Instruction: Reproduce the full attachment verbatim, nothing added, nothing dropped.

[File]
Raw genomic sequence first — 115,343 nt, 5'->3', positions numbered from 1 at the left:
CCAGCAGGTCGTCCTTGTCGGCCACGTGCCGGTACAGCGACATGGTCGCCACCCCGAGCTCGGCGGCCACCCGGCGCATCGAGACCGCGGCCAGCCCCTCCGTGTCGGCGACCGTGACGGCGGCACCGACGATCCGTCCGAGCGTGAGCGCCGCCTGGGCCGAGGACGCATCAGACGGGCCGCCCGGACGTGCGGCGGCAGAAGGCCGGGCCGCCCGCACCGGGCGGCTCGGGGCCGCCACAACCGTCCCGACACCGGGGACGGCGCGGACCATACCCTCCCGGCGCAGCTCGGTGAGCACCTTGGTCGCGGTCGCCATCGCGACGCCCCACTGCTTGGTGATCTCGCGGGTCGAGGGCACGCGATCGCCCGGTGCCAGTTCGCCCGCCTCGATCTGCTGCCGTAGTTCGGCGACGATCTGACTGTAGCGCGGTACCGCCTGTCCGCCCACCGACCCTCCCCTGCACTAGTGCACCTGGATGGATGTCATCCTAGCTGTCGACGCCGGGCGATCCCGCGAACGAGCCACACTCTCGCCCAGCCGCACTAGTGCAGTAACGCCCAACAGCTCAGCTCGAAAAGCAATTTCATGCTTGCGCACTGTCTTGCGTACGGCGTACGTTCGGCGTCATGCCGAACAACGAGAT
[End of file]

Raw genomic sequence first — 115,343 nt, 5'->3', positions numbered from 1 at the left:
CCAGCAGGTCGTCCTTGTCGGCCACGTGCCGGTACAGCGACATGGTCGCCACCCCGAGCTCGGCGGCCACCCGGCGCATCGAGACCGCGGCCAGCCCCTCCGTGTCGGCGACCGTGACGGCGGCACCGACGATCCGTCCGAGCGTGAGCGCCGCCTGGGCCGAGGACGCATCAGACGGGCCGCCCGGACGTGCGGCGGCAGAAGGCCGGGCCGCCCGCACCGGGCGGCTCGGGGCCGCCACAACCGTCCCGACACCGGGGACGGCGCGGACCATACCCTCCCGGCGCAGCTCGGTGAGCACCTTGGTCGCGGTCGCCATCGCGACGCCCCACTGCTTGGTGATCTCGCGGGTCGAGGGCACGCGATCGCCCGGTGCCAGTTCGCCCGCCTCGATCTGCTGCCGTAGTTCGGCGACGATCTGACTGTAGCGCGGTACCGCCTGTCCGCCCACCGACCCTCCCCTGCACTAGTGCACCTGGATGGATGTCATCCTAGCTGTCGACGCCGGGCGATCCCGCGAACGAGCCACACTCTCGCCCAGCCGCACTAGTGCAGTAACGCCCAACAGCTCAGCTCGAAAAGCAATTTCATGCTTGCGCACTGTCTTGCGTACGGCGTACGTTCGGCGTCATGCCGAACAACGAGAT